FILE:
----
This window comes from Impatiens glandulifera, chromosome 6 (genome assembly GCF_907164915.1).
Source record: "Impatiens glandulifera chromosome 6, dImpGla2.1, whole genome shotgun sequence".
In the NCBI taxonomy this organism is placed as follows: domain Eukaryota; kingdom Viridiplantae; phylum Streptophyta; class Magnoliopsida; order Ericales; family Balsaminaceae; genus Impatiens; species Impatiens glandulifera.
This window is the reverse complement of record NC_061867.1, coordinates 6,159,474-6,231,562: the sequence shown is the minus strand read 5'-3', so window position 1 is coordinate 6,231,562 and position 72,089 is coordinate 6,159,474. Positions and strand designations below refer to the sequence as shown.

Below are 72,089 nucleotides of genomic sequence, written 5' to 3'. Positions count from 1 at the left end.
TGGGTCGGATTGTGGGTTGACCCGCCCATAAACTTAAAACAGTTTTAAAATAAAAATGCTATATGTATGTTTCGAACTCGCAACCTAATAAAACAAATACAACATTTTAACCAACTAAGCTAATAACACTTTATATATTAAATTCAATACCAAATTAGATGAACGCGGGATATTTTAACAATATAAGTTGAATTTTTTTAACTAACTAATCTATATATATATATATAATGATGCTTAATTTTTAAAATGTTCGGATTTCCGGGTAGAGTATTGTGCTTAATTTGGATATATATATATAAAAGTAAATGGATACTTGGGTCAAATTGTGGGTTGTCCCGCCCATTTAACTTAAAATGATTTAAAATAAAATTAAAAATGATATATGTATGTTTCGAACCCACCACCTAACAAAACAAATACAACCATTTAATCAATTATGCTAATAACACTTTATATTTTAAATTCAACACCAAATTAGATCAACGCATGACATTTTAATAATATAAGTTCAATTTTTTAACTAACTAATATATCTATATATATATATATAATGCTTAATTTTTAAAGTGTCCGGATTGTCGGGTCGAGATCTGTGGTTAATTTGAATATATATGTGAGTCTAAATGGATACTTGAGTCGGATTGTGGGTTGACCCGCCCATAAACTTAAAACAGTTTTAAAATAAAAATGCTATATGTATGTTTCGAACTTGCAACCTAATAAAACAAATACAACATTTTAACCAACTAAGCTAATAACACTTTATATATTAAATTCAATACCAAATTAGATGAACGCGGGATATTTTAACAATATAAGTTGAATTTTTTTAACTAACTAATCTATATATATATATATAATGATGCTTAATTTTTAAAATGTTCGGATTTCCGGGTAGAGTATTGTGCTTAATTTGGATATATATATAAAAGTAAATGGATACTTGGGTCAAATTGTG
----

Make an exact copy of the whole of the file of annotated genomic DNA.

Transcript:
This window comes from Impatiens glandulifera, chromosome 6 (genome assembly GCF_907164915.1).
Source record: "Impatiens glandulifera chromosome 6, dImpGla2.1, whole genome shotgun sequence".
In the NCBI taxonomy this organism is placed as follows: domain Eukaryota; kingdom Viridiplantae; phylum Streptophyta; class Magnoliopsida; order Ericales; family Balsaminaceae; genus Impatiens; species Impatiens glandulifera.
This window is the reverse complement of record NC_061867.1, coordinates 6,159,474-6,231,562: the sequence shown is the minus strand read 5'-3', so window position 1 is coordinate 6,231,562 and position 72,089 is coordinate 6,159,474. Positions and strand designations below refer to the sequence as shown.

Below are 72,089 nucleotides of genomic sequence, written 5' to 3'. Positions count from 1 at the left end.
TGGGTCGGATTGTGGGTTGACCCGCCCATAAACTTAAAACAGTTTTAAAATAAAAATGCTATATGTATGTTTCGAACTCGCAACCTAATAAAACAAATACAACATTTTAACCAACTAAGCTAATAACACTTTATATATTAAATTCAATACCAAATTAGATGAACGCGGGATATTTTAACAATATAAGTTGAATTTTTTTAACTAACTAATCTATATATATATATATAATGATGCTTAATTTTTAAAATGTTCGGATTTCCGGGTAGAGTATTGTGCTTAATTTGGATATATATATATAAAAGTAAATGGATACTTGGGTCAAATTGTGGGTTGTCCCGCCCATTTAACTTAAAATGATTTAAAATAAAATTAAAAATGATATATGTATGTTTCGAACCCACCACCTAACAAAACAAATACAACCATTTAATCAATTATGCTAATAACACTTTATATTTTAAATTCAACACCAAATTAGATCAACGCATGACATTTTAATAATATAAGTTCAATTTTTTAACTAACTAATATATCTATATATATATATATAATGCTTAATTTTTAAAGTGTCCGGATTGTCGGGTCGAGATCTGTGGTTAATTTGAATATATATGTGAGTCTAAATGGATACTTGAGTCGGATTGTGGGTTGACCCGCCCATAAACTTAAAACAGTTTTAAAATAAAAATGCTATATGTATGTTTCGAACTTGCAACCTAATAAAACAAATACAACATTTTAACCAACTAAGCTAATAACACTTTATATATTAAATTCAATACCAAATTAGATGAACGCGGGATATTTTAACAATATAAGTTGAATTTTTTTAACTAACTAATCTATATATATATATATAATGATGCTTAATTTTTAAAATGTTCGGATTTCCGGGTAGAGTATTGTGCTTAATTTGGATATATATATAAAAGTAAATGGATACTTGGGTCAAATTGTG